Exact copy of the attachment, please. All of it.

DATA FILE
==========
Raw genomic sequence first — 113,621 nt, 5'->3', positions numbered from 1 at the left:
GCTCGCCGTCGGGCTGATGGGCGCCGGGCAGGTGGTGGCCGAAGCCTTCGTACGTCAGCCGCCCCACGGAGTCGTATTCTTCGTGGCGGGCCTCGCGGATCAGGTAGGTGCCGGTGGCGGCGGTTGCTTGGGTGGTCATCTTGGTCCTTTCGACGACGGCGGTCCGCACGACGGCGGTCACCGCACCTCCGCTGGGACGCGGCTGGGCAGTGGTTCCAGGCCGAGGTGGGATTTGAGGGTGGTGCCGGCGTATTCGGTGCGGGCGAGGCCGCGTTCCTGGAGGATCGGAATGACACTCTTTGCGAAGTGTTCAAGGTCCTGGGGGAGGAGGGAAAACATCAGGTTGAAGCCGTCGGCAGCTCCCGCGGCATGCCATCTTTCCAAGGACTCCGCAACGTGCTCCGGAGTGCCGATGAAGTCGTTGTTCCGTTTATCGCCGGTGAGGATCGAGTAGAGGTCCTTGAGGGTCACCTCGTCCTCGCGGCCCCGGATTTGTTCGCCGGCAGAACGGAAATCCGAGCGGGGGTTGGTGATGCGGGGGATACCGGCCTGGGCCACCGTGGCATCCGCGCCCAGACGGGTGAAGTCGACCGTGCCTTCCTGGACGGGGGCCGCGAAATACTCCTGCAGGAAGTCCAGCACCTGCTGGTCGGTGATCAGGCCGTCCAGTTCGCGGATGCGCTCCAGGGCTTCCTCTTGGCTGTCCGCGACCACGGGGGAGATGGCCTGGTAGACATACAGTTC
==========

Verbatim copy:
Raw genomic sequence first — 113,621 nt, 5'->3', positions numbered from 1 at the left:
GCTCGCCGTCGGGCTGATGGGCGCCGGGCAGGTGGTGGCCGAAGCCTTCGTACGTCAGCCGCCCCACGGAGTCGTATTCTTCGTGGCGGGCCTCGCGGATCAGGTAGGTGCCGGTGGCGGCGGTTGCTTGGGTGGTCATCTTGGTCCTTTCGACGACGGCGGTCCGCACGACGGCGGTCACCGCACCTCCGCTGGGACGCGGCTGGGCAGTGGTTCCAGGCCGAGGTGGGATTTGAGGGTGGTGCCGGCGTATTCGGTGCGGGCGAGGCCGCGTTCCTGGAGGATCGGAATGACACTCTTTGCGAAGTGTTCAAGGTCCTGGGGGAGGAGGGAAAACATCAGGTTGAAGCCGTCGGCAGCTCCCGCGGCATGCCATCTTTCCAAGGACTCCGCAACGTGCTCCGGAGTGCCGATGAAGTCGTTGTTCCGTTTATCGCCGGTGAGGATCGAGTAGAGGTCCTTGAGGGTCACCTCGTCCTCGCGGCCCCGGATTTGTTCGCCGGCAGAACGGAAATCCGAGCGGGGGTTGGTGATGCGGGGGATACCGGCCTGGGCCACCGTGGCATCCGCGCCCAGACGGGTGAAGTCGACCGTGCCTTCCTGGACGGGGGCCGCGAAATACTCCTGCAGGAAGTCCAGCACCTGCTGGTCGGTGATCAGGCCGTCCAGTTCGCGGATGCGCTCCAGGGCTTCCTCTTGGCTGTCCGCGACCACGGGGGAGATGGCCTGGTAGACATACAGTTC